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I hate to break it to you, but there is no “child within you” or “inner child.” The term has been around for decades, and I hear it often when talking with clients. If you’re willing to give up this concept, you can replace it with one that is more constructive and healing.
If you’re an adult, you can’t be a child. You have the brain and other body components of an adult. Sure, you may act like a child, think immaturely, feel childish, or be totally in touch with and affected by your positive or negative memories from childhood—but you can’t do this as anything but the adult you are. There is no “part” of you that is a child, as in, “The child in me wants to strike back when someone hurts my feelings” or “There’s a wounded child in me.” Where is that child? Exactly which part of you contains this alleged “child”? You’re an adult from head to toe, always and completely.
These child-referential terms have been useful in understanding your life, and I’m not denying that what happened to us in childhood can haunt us right into and straight through adulthood. I am stating, however, that our choices come from being an adult. History and childhood are with us only via memory. If you view life from the perspective that you’re an adult with a 100% fully functioning brain which you lacked (by virtue of it developing gradually in youth), then you’re on the right track. You have adult capacities and capabilities unless you’re developmentally or intellectually delayed or disabled.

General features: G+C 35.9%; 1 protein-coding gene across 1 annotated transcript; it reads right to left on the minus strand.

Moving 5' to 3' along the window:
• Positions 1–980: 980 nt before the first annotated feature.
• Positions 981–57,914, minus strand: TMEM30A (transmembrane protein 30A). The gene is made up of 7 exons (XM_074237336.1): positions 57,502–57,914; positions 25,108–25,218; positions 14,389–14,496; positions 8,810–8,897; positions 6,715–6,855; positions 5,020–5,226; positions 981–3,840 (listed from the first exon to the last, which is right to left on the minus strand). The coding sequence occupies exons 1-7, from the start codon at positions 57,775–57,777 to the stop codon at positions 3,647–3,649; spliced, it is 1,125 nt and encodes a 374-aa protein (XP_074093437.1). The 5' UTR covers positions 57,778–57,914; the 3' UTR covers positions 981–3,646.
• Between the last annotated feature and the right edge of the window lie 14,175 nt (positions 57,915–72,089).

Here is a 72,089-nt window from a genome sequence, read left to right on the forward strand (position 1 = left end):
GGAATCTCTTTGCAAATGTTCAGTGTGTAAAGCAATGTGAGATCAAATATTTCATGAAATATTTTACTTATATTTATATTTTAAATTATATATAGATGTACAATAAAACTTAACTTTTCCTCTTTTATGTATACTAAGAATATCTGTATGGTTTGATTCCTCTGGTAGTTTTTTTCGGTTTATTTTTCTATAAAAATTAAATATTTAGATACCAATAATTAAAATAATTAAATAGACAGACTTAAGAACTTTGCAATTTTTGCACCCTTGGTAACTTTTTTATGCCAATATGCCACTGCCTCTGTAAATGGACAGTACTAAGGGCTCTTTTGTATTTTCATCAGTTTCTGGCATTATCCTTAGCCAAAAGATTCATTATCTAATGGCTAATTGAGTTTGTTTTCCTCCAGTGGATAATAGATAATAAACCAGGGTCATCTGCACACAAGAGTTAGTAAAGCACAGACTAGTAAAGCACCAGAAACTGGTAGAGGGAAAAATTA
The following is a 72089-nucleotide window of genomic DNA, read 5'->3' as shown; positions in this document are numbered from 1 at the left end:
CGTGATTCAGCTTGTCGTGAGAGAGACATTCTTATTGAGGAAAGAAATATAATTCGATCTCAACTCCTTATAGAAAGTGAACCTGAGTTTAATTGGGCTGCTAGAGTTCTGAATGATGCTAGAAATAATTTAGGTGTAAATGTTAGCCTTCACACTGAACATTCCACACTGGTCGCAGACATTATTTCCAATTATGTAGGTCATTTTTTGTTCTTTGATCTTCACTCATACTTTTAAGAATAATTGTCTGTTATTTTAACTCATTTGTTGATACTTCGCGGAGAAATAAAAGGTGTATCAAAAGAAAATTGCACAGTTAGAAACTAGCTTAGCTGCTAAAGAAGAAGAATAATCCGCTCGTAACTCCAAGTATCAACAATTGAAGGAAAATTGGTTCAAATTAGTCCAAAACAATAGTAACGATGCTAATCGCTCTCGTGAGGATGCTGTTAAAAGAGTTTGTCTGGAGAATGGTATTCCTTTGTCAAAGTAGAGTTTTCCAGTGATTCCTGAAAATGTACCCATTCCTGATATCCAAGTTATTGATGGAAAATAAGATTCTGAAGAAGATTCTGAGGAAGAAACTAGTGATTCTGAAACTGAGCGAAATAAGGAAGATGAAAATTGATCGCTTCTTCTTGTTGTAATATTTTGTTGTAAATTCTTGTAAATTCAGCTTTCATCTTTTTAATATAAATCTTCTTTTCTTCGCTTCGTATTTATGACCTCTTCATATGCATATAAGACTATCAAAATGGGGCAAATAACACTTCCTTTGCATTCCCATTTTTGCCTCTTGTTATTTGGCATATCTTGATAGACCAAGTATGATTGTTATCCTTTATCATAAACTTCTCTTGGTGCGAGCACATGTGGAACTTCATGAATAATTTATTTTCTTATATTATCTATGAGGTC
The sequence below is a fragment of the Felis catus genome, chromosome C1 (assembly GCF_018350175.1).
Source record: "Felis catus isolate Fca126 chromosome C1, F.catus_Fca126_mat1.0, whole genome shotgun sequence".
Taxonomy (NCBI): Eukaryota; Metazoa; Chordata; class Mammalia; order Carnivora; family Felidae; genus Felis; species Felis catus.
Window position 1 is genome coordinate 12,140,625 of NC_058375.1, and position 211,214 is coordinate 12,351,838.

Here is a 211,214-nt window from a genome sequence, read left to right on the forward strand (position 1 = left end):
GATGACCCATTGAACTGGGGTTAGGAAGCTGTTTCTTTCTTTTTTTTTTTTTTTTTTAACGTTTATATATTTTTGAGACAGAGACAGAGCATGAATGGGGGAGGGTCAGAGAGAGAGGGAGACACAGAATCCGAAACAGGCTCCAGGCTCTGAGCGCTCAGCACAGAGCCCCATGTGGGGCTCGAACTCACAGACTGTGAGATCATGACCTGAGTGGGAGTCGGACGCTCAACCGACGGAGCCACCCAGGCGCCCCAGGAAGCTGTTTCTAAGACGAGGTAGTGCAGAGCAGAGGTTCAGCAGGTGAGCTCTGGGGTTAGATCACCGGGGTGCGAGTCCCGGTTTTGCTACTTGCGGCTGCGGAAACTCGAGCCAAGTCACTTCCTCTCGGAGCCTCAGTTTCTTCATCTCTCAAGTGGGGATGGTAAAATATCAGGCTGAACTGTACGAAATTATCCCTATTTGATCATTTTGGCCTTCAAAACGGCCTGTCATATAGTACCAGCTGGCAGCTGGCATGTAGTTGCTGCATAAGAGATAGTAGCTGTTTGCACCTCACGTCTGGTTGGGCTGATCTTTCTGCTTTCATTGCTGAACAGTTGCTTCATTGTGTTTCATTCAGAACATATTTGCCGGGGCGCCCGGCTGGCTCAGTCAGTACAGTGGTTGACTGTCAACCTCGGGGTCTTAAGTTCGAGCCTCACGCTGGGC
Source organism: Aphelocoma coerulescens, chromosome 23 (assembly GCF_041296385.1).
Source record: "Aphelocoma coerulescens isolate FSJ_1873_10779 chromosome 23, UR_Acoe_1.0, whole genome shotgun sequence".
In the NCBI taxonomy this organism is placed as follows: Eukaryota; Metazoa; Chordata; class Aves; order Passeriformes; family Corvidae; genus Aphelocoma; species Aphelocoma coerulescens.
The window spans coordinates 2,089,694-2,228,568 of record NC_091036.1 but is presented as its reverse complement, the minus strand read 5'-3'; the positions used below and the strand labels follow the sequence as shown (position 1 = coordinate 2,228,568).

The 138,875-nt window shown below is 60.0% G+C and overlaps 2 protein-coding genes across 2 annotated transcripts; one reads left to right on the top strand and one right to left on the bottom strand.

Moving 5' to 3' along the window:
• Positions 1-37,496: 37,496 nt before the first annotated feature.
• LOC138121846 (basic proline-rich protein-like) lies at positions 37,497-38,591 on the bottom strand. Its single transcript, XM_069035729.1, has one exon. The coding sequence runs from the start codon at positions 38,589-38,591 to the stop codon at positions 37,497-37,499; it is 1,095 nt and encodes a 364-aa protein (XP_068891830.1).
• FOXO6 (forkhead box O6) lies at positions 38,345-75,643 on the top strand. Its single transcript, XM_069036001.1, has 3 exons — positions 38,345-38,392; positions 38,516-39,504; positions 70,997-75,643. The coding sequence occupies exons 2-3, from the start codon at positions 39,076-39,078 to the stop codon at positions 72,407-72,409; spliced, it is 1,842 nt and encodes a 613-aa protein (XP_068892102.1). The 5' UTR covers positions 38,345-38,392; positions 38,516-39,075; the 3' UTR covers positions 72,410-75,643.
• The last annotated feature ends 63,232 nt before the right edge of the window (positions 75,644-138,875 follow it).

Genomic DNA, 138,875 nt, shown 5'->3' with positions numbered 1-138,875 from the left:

Of course, you might sometimes think, feel or act in ways we call childish (I sure do!), but these thoughts, emotions and behaviors are reactions that occur when you’re not engaging your entire adult brain, but are allowing memories to rule. So, let’s be clear and say that although there is no “child within” or “inner child,” there are your memories which hold impressions of your childhood. Your “acute” memory system is meant to function like a first responder in times of high threat—act first and think later. There are other components of your adult brain (your frontal lobes) whose function is exactly the opposite—to help you think through consequences before you speak or act.
The problem with the concept of believing you have a “child within” or an “inner child” is that you treat it as if it is an actual part of you rather than a set of memories of what happened to you. That’s like the difference between being bitten by a dog and recalling having been bitten. Instead of using “child” terms to describe the roots of your reactive thoughts, feelings and behaviors, substitute the term “memories of childhood.” That way you can function as the adult you are 100% of the time and make better choices.
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